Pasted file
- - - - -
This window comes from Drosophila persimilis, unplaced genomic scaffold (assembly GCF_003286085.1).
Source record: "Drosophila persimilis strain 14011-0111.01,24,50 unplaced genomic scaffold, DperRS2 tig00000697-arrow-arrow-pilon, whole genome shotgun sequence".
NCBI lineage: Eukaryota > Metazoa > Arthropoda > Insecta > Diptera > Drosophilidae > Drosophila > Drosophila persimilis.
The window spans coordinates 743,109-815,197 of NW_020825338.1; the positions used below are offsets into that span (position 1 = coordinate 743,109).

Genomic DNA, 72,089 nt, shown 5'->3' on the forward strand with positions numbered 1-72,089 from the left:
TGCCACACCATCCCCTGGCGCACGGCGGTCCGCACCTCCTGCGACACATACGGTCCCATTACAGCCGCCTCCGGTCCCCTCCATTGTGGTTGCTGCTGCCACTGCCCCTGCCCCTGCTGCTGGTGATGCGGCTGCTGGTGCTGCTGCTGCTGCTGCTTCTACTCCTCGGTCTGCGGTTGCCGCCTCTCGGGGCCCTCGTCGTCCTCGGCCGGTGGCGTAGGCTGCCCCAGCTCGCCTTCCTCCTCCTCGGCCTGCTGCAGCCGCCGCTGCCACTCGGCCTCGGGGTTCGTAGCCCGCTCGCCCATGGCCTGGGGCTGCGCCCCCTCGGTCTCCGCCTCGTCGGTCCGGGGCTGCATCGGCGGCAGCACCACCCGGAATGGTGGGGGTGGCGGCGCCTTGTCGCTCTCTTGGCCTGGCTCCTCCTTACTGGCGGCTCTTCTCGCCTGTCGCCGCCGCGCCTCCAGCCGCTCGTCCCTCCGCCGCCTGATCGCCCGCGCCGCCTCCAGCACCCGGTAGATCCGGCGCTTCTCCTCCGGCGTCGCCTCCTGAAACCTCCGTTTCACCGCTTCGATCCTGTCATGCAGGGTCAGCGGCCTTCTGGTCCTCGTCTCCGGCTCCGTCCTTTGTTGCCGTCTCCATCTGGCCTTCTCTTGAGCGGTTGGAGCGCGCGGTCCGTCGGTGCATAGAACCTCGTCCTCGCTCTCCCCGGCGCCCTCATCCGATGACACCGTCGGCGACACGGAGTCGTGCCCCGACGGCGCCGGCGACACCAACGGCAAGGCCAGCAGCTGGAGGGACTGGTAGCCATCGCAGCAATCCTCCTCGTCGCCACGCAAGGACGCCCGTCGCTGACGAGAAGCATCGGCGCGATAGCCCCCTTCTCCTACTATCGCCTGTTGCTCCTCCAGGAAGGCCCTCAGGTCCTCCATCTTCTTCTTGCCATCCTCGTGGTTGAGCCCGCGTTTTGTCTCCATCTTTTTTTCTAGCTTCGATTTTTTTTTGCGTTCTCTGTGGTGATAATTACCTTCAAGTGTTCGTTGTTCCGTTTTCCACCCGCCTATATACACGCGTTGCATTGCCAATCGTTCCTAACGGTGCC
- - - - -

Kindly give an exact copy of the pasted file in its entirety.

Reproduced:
This window comes from Drosophila persimilis, unplaced genomic scaffold (assembly GCF_003286085.1).
Source record: "Drosophila persimilis strain 14011-0111.01,24,50 unplaced genomic scaffold, DperRS2 tig00000697-arrow-arrow-pilon, whole genome shotgun sequence".
NCBI lineage: Eukaryota > Metazoa > Arthropoda > Insecta > Diptera > Drosophilidae > Drosophila > Drosophila persimilis.
The window spans coordinates 743,109-815,197 of NW_020825338.1; the positions used below are offsets into that span (position 1 = coordinate 743,109).

Genomic DNA, 72,089 nt, shown 5'->3' on the forward strand with positions numbered 1-72,089 from the left:
TGCCACACCATCCCCTGGCGCACGGCGGTCCGCACCTCCTGCGACACATACGGTCCCATTACAGCCGCCTCCGGTCCCCTCCATTGTGGTTGCTGCTGCCACTGCCCCTGCCCCTGCTGCTGGTGATGCGGCTGCTGGTGCTGCTGCTGCTGCTGCTTCTACTCCTCGGTCTGCGGTTGCCGCCTCTCGGGGCCCTCGTCGTCCTCGGCCGGTGGCGTAGGCTGCCCCAGCTCGCCTTCCTCCTCCTCGGCCTGCTGCAGCCGCCGCTGCCACTCGGCCTCGGGGTTCGTAGCCCGCTCGCCCATGGCCTGGGGCTGCGCCCCCTCGGTCTCCGCCTCGTCGGTCCGGGGCTGCATCGGCGGCAGCACCACCCGGAATGGTGGGGGTGGCGGCGCCTTGTCGCTCTCTTGGCCTGGCTCCTCCTTACTGGCGGCTCTTCTCGCCTGTCGCCGCCGCGCCTCCAGCCGCTCGTCCCTCCGCCGCCTGATCGCCCGCGCCGCCTCCAGCACCCGGTAGATCCGGCGCTTCTCCTCCGGCGTCGCCTCCTGAAACCTCCGTTTCACCGCTTCGATCCTGTCATGCAGGGTCAGCGGCCTTCTGGTCCTCGTCTCCGGCTCCGTCCTTTGTTGCCGTCTCCATCTGGCCTTCTCTTGAGCGGTTGGAGCGCGCGGTCCGTCGGTGCATAGAACCTCGTCCTCGCTCTCCCCGGCGCCCTCATCCGATGACACCGTCGGCGACACGGAGTCGTGCCCCGACGGCGCCGGCGACACCAACGGCAAGGCCAGCAGCTGGAGGGACTGGTAGCCATCGCAGCAATCCTCCTCGTCGCCACGCAAGGACGCCCGTCGCTGACGAGAAGCATCGGCGCGATAGCCCCCTTCTCCTACTATCGCCTGTTGCTCCTCCAGGAAGGCCCTCAGGTCCTCCATCTTCTTCTTGCCATCCTCGTGGTTGAGCCCGCGTTTTGTCTCCATCTTTTTTTCTAGCTTCGATTTTTTTTTGCGTTCTCTGTGGTGATAATTACCTTCAAGTGTTCGTTGTTCCGTTTTCCACCCGCCTATATACACGCGTTGCATTGCCAATCGTTCCTAACGGTGCC